Final position: 3 (out of 4)
Total record: 6 2 1 3 4-8 5
Home record: 3 1 1 1 1-2 3
Away record: 3 1 0 2 3-6 2
Number of players used: 27
Number of players including unused substitutes: 32
Ever-presents (540 mins): 0
Leading goalscorer: Ryszard Tarasiewicz (2)
Yellow/red cards: 4/0
– game by game
|Player||Alb (h)||Swe (a)||Eng (a)||Eng (h)||Swe (h)||Alb (a)||Apps||Mins|
|Pos||Player||Average ratings||Number of rated games|
02.02.1990 Iran 0-2 Poland
Goals: Ziober 2 (1 pen.)
Line-up: Wandzik (Bako h-t) – Kubicki, Szewczyk, Czachowski (Soczyński 67), Góra (Fedoruk h-t) – R Warzycha (Godlewski 80), Nawrocki, Kaczmarek (c) – Kosecki, Śliwowski (Nowak 80), Ziober
04.02.1990 Iran 0-1 Poland
Line-up: Bako (Wandzik 47) – Duchowski (Kubicki 63), Szewczyk (c), Łukasik, Fedoruk (Czachowski 78) – Godlewski (R Warzycha 62), Soczyński, Nawrocki (Kaczmarek 81) – Kosecki, Nowak, Ziober (Śliwowski 81)
11.02.1990 Kuwait 1-1 Poland
Line-up: Wandzik (Bako h-t) – Kubicki, Kaczmarek (c), Łukasik, Soczyński – R Warzycha, Nawrocki, Czachowski – Kosecki, Śliwowski, Ziober
28.03.1990 Poland 0-0 Yugoslavia
Line-up: Wandzik (Bako h-t) – Szewczyk (Pisz 77), Kaczmarek (c), Wdowczyk – K Warzycha (R Warzycha 83), Urban, Tarasiewicz, Czachowski – Kosecki, Dziekanowski, Ziober
04.05.1990 Colombia 2-1 Poland (in Chicago, USA)
Line-up: Wandzik – R Warzycha (Kubicki h-t), Szewczyk, Czachowski (Łukasik 70), Góra – Pisz, Nawrocki, Kaczmarek (c) (Soczyński 84) – Kosecki, Nowak (Śliwowski h-t), Ziober
06.05.1990 Costa Rica 0-2 Poland (in Chicago, USA)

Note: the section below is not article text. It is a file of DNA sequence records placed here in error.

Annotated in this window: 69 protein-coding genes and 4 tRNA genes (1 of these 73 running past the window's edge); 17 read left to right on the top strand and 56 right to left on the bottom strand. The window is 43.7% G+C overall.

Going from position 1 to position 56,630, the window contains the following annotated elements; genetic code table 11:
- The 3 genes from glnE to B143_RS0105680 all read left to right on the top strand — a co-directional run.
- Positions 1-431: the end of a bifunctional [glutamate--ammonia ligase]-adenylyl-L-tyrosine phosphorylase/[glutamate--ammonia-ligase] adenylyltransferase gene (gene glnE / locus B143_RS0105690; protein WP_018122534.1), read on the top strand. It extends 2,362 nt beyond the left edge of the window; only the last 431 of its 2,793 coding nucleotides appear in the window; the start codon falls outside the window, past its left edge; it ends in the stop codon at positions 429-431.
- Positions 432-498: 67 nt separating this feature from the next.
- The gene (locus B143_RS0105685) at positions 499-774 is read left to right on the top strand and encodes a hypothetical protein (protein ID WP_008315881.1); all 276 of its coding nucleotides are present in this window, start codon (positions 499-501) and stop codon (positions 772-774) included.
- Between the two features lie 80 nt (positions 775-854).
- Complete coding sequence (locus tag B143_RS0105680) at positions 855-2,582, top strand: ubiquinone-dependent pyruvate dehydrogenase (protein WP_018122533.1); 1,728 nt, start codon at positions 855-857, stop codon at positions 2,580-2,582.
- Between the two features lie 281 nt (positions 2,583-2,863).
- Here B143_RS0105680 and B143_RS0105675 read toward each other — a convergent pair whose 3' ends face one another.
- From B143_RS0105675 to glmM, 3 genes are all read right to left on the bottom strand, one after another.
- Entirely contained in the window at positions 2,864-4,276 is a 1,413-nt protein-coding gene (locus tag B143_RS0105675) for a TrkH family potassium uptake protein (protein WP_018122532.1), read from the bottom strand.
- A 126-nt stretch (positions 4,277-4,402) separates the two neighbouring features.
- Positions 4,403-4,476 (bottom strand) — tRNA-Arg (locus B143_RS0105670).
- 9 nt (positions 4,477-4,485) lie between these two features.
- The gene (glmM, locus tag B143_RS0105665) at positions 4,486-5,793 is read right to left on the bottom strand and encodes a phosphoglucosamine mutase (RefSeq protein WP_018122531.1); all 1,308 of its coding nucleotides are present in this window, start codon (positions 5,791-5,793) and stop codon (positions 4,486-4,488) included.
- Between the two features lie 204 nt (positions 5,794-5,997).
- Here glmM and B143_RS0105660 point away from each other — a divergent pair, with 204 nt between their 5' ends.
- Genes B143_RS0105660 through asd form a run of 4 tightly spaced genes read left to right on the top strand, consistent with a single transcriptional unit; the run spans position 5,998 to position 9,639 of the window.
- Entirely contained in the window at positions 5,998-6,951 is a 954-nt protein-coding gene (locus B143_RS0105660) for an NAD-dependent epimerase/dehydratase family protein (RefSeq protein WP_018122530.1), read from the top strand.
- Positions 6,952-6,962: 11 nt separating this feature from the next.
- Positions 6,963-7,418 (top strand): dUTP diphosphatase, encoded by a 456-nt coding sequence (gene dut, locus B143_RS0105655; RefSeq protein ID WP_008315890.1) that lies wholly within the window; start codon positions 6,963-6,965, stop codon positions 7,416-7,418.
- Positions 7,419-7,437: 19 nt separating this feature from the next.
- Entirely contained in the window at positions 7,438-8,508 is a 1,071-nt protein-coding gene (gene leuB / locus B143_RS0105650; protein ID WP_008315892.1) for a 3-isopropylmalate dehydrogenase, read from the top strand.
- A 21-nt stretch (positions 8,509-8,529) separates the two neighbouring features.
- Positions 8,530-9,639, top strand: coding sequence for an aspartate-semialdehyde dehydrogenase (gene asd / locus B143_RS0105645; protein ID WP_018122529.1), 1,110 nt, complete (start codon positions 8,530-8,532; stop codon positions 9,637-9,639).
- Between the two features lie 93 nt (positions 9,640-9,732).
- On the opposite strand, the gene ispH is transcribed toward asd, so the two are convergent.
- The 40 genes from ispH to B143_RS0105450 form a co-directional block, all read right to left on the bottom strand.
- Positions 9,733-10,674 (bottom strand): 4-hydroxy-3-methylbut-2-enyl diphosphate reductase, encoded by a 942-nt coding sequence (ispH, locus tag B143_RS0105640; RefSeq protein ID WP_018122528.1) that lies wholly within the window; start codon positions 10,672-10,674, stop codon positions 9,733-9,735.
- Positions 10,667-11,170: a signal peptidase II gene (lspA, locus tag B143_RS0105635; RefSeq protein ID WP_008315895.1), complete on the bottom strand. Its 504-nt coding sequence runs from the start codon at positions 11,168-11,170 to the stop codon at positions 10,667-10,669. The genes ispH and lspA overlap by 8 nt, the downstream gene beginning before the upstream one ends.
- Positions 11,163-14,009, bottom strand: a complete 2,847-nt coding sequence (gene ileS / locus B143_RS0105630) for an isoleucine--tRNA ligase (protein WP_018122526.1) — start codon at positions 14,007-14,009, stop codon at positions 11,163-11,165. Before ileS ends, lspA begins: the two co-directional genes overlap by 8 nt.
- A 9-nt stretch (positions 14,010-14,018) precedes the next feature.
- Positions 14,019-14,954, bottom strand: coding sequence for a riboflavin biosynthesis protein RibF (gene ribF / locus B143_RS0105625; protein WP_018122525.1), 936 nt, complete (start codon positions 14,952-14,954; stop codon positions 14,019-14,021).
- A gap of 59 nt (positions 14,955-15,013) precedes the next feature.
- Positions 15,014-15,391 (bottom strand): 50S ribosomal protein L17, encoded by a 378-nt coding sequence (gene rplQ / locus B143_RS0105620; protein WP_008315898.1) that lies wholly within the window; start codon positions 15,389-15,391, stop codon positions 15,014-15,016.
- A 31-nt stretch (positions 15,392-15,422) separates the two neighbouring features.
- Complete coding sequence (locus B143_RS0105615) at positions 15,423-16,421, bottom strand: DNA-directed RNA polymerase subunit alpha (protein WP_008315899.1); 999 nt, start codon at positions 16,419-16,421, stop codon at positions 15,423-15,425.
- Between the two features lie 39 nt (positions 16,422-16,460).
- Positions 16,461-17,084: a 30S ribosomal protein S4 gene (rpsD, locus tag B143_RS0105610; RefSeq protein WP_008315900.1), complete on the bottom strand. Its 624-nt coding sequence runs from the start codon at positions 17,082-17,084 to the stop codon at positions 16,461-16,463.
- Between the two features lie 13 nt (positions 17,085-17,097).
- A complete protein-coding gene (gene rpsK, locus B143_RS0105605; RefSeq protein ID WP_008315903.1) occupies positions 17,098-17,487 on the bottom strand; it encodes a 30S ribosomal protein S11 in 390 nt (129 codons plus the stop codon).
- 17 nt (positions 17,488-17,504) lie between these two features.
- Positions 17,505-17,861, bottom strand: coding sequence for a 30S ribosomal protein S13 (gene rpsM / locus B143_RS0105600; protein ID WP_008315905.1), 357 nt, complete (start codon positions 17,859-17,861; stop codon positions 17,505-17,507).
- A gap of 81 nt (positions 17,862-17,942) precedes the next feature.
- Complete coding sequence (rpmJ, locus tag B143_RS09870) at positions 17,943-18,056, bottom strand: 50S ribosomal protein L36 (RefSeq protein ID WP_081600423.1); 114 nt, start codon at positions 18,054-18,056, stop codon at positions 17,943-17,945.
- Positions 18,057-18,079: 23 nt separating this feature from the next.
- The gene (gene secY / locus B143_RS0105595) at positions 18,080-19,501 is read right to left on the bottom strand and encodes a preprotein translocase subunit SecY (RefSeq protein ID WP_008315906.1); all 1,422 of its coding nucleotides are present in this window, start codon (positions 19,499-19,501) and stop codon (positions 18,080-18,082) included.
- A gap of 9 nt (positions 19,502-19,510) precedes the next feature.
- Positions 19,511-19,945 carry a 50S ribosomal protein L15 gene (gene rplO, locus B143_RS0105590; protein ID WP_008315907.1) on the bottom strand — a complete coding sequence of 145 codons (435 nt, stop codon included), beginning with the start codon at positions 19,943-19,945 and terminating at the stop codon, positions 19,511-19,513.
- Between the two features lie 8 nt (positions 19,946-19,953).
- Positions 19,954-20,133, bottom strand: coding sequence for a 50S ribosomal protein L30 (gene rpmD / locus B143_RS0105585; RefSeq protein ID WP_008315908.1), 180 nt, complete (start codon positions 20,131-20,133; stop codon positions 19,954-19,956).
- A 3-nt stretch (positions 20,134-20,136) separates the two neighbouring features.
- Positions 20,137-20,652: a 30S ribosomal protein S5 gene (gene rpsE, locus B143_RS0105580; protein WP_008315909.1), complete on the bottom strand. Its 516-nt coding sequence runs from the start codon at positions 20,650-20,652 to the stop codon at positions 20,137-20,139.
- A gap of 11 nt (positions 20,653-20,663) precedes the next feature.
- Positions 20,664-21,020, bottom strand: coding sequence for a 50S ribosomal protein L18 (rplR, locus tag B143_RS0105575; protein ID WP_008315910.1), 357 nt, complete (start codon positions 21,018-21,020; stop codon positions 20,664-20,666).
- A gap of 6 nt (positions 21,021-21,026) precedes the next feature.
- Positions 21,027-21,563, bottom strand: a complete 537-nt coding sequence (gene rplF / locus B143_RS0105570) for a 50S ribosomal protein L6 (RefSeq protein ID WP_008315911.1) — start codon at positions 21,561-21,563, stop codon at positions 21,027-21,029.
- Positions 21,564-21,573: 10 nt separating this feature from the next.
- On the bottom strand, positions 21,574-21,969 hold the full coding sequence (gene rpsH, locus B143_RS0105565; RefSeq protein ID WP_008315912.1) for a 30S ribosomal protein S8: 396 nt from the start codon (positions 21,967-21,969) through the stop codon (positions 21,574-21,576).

Goals: Pisz, Nowak
Line-up: Bako – Kubicki, Kaczmarek (c) (R Warzycha 60), Łukasik (Czachowski h-t), Góra – Pisz, Nawrocki (Soczyński h-t), Szewczyk – Kosecki, Moskal (Nowak 60), Ziober
09.05.1990 United States 3-1 Poland
Line-up: Wandzik – Kubicki, Kaczmarek (c), Łukasik, Góra (R Warzycha 68) – Pisz, Szewczyk (Nawrocki 73), Czachowski, Soczyński – Kosecki, Ziober
19.05.1990 Scotland 1-1 Poland
Goal: Gillespie (own goal)
Line-up: Bako – Kubicki, Kaczmarek (c), Łukasik (Soczyński h-t), Wdowczyk – Prusik, Nawrocki (Pisz 70), Czachowski – Kosecki, Dziekanowski, Ziober
21.05.1990 Poland 4-0 United Arab Emirates (in Marseille, France)
Goals: Dziekanowski, R Warzycha 2, Kosecki
Line-up: Wandzik – Soczyński, Kaczmarek (c), Czachowski, Góra (Kubicki 66) – Prusik, Pisz (Nawrocki 65), R Warzycha – Kosecki, Dziekanowski, Ziober
06.06.1990 Belgium 1-1 Poland
Line-up: Wandzik (Bako 54) – Kubicki, Kaczmarek (c), Czachowski (Soczyński 77), Wdowczyk – R Warzycha, Prusik, Tarasiewicz – Kosecki, Dziekanowski (Łukasik 62), Ziober